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Subject: Re: Help with Monte Carlo Simulation
Date: Fri, 22 Oct 2010 21:41:03 +0000 (UTC)
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"Rami " <akatsukiX2@gmail.com> wrote in message <i9sk00$ghf$1@fred.mathworks.com>...
> .....  If someone could help me out with what is wrong and any other advice it would be appreciated greatly. Thank you.
> ......
- - - - - - - - - - -
  I see three serious mistakes in your coding.  The first one is that the expressions "X(3,1)==X(2,1)~=X(1,1)", "X(1,1)==X(3,1)~=X(2,1)", "X(1,1)==X(2,1)~=X(3,1)", and "X(1,1)==X(2,1)==X(3,1)" are not acting the way you are intending them to act.  The first three are equivalent and are true whenever there is an even number of ones (trues) in the three X's.  The last one is true whenever there is an odd number of ones.  This means that half the time player Y1 wins two coins and the other half no-one wins, a decidedly unfair game.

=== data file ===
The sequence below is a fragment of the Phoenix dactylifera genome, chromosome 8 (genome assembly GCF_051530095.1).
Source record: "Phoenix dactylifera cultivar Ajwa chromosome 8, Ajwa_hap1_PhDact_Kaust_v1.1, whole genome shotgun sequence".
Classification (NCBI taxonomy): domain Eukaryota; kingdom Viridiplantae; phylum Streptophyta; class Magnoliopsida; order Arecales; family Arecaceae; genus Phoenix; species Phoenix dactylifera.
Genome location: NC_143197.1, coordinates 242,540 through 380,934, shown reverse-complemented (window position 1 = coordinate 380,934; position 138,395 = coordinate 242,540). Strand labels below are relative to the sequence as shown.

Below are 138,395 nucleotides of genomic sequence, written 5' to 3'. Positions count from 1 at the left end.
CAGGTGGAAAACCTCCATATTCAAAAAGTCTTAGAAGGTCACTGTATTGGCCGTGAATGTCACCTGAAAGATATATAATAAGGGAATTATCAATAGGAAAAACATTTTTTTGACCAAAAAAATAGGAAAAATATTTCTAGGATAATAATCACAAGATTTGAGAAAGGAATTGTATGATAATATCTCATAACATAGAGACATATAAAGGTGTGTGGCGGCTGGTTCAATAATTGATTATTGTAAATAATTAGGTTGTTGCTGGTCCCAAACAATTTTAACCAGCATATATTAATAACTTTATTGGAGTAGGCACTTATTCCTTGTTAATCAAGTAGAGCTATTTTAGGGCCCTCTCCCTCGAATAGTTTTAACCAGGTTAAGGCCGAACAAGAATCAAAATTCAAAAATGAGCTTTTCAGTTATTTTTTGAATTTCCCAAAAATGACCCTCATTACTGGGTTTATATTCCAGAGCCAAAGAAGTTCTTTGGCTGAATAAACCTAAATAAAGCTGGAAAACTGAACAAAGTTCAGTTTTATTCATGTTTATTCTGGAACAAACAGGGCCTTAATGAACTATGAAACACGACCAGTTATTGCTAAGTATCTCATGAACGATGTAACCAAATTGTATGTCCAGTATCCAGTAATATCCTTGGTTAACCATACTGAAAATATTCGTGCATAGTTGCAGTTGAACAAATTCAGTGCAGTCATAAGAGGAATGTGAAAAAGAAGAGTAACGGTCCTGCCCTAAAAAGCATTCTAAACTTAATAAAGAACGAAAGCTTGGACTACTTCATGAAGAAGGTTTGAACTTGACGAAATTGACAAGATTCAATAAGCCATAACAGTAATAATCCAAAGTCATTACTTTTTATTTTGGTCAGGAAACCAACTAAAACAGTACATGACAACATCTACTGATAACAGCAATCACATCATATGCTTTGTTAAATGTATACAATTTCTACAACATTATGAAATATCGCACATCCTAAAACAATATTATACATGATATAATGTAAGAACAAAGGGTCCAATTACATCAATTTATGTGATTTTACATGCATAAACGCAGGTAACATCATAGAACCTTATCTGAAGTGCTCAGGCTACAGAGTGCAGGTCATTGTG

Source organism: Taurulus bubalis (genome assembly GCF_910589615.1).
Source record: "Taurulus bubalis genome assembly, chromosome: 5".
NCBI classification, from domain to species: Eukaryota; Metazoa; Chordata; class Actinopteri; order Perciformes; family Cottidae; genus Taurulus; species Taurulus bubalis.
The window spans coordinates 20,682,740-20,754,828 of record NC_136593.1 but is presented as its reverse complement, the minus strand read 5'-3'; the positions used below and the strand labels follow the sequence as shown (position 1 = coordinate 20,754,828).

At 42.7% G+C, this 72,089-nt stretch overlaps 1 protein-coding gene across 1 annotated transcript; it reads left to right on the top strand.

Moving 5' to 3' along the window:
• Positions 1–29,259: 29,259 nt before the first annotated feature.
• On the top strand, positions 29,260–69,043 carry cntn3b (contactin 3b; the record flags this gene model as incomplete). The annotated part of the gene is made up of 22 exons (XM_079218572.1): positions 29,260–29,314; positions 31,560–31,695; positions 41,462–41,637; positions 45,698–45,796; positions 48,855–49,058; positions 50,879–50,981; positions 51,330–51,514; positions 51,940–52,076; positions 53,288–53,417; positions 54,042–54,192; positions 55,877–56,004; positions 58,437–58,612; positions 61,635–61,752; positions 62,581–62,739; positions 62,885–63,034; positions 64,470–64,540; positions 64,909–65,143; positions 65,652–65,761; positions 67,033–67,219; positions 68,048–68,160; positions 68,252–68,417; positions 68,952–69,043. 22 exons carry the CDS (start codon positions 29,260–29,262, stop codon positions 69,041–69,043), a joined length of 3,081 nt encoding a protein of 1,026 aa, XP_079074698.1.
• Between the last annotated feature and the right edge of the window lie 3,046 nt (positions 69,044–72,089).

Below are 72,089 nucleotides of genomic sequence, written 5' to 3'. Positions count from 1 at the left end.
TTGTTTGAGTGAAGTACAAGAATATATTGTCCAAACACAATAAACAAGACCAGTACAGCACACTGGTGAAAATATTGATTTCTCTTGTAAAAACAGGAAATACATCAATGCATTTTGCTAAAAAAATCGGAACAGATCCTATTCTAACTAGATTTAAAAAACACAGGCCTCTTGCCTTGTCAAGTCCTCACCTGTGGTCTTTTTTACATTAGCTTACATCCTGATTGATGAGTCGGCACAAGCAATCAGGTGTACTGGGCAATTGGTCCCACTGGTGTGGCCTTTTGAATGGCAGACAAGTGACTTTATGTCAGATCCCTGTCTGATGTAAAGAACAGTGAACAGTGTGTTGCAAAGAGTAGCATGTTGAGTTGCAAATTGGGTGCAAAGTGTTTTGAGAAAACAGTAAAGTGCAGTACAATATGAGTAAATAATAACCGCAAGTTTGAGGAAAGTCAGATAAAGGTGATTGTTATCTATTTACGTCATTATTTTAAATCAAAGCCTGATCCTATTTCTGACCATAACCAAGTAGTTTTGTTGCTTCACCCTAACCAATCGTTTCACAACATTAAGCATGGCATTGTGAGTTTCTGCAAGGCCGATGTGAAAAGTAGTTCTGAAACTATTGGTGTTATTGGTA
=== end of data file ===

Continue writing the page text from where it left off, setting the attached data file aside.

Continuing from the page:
If a, b, and c are logical quantities, the expression a==b~=c is interpreted as (a==b)~=c and this has the effect of saying that an even number of them are true - either all are false, or else two of them true and the other one false.  Try all eight cases on your computer and see.  What I think you want for Y1 to win is (X(2)==X(3)) & (x(1)~=X(2)), and analogously for Y2 and Y3.  Also it is unnecessary to test for the case when no-one wins since the Y's will not change unless you tell them to change.

  The second error is that after the while-loop exits you don't store the count in 'c' anywhere.  Store it in an array indexed by the 'i' value in your for-loop.  You need this to compute the mean (average) value when you're ready to exit.

  The third error is that you don't restore the coin counts in the Y's when you begin a new run in the game.  You should move the Y initialization down into the beginning of the for-loop where you are already resetting c and j.  Otherwise on subsequent passes you will be starting with one player having no coins.  You could get negative coin counts this way.

  You will eventually learn that you can accomplish many things more efficiently by dealing with entire vectors.  For example in simulating a coin toss using the X's you could have done this:

 X = (rand(3,1)>p);

and it would accomplish what you have taken 18 lines to do.  (By the way, if p is not equal to 1/2, those must be rather strange coins!)

Roger Stafford